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Navigating the world of mortgage rates can be a daunting and complicated task. How can a potential homeowner know what a good mortgage rate looks like? What about the best mortgage interest rates? Mortgage rates are determined by a wide array of factors and it’s not as easy as simply looking at a list of options and choosing one. The process for determining a mortgage rate involves many variables that help determine what a potential homeowner is qualified to receive. When trying to figure out what is a good mortgage rate, ultimately, the answer is one the potential homeowner can afford.
It’s useful for any potential buyer to do research on what lenders will be on the lookout for so they can work to make themselves a more attractive candidate for a mortgage at a good rate. And it’s also useful to be aware of the current home buying landscape to get a feel for general trends.
Potential homeowners have a lot to be happy about. Mortgage rates are at nearly historic lows. Despite the fact that they have been creeping up a bit recently, there’s never been a better time for doing research about what is a good mortgage rate.
At the beginning of May, the Federal Reserve that current interest rates will stay the same; it’s likely that mortgage rates will follow suit or possibly even decrease.
Currently, for a 30-year fixed mortgage, the average interest rate is near 4.20% while a 15-year fixed mortgage averages around 3.64%. These are definitely some of the best mortgage interest rates a potential homeowner could hope for.
But just because they are the current average doesn’t mean that lenders will approve everyone who comes their way with those rates.
When it comes to figuring out what is a good mortgage rate and then qualifying for it, any potential homeowner will have to meet specific parameters. The mortgage that a potential homeowner qualifies for determines the monthly payments (including interest) they will be responsible for.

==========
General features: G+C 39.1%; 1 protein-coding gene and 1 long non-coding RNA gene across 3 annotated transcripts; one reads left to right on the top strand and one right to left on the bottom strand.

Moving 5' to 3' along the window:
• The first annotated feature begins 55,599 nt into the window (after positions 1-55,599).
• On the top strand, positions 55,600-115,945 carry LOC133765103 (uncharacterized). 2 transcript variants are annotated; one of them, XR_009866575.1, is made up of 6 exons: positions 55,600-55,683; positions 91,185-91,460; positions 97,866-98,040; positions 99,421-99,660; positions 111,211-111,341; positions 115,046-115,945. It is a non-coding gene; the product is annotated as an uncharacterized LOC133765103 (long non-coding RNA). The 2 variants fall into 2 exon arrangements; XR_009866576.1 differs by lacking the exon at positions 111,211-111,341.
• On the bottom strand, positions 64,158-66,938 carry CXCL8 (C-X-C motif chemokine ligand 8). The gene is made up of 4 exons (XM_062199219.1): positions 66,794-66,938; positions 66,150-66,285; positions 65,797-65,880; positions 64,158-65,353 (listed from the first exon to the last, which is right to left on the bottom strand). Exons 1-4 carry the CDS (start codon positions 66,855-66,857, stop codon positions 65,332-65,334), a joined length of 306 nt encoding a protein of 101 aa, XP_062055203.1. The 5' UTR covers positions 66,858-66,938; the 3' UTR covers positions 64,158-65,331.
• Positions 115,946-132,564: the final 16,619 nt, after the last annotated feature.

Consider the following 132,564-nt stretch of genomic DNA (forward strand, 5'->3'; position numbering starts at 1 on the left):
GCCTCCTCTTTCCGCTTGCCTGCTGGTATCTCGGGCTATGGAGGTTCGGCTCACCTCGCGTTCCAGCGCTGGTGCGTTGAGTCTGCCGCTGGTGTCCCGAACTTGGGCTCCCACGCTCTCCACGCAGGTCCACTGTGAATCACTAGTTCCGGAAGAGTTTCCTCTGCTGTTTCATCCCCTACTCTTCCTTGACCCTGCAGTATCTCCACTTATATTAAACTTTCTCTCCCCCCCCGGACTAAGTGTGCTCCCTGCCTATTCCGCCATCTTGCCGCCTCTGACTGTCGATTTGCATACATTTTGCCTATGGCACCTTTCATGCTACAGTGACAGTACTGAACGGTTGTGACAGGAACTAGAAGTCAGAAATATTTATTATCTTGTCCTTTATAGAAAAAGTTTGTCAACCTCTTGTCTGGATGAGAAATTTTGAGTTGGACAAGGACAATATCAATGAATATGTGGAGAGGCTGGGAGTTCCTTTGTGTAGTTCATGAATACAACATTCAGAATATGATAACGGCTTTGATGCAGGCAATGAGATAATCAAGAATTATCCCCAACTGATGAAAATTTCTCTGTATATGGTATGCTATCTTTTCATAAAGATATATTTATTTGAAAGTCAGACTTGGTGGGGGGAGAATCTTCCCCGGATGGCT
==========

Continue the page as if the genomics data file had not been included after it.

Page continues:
If you are a hopeful future homeowner looking to figure out how to maximize the likelihood that you’ll qualify for a good mortgage rate, here are some suggestions and areas of focus that could help.
A potential homeowner’s credit score and history are the most significant determining factors toward determining what is a good mortgage rate. By looking at the credit history of a potential buyer, lenders are able to verify that monthly payments will be made regularly.
Most lenders consider a potential buyer’s FICO credit score. Generally speaking, credit scores should be around 660; anything above 700 is considered good credit. The specific credit score requirements a potential homeowner will have to meet is dependent on the lender and the type of mortgage being taken out.
But generally speaking, the best mortgage rates are reserved for potential homeowners with a credit score of around 760. The best way to start improving credit scores is to know where you currently stand.
Potential buyers should consider looking into their credit reports from all of the big-time credit-reporting institutions: TransUnion, Equifax, and Experience. Consumers can access one free credit score history from these companies once a year.
Once a potential homeowner knows their own FICO score, they can begin working towards improving it. Confirm that there are no errors like extraneous accounts or fraudulent charges and if there are, dispute them.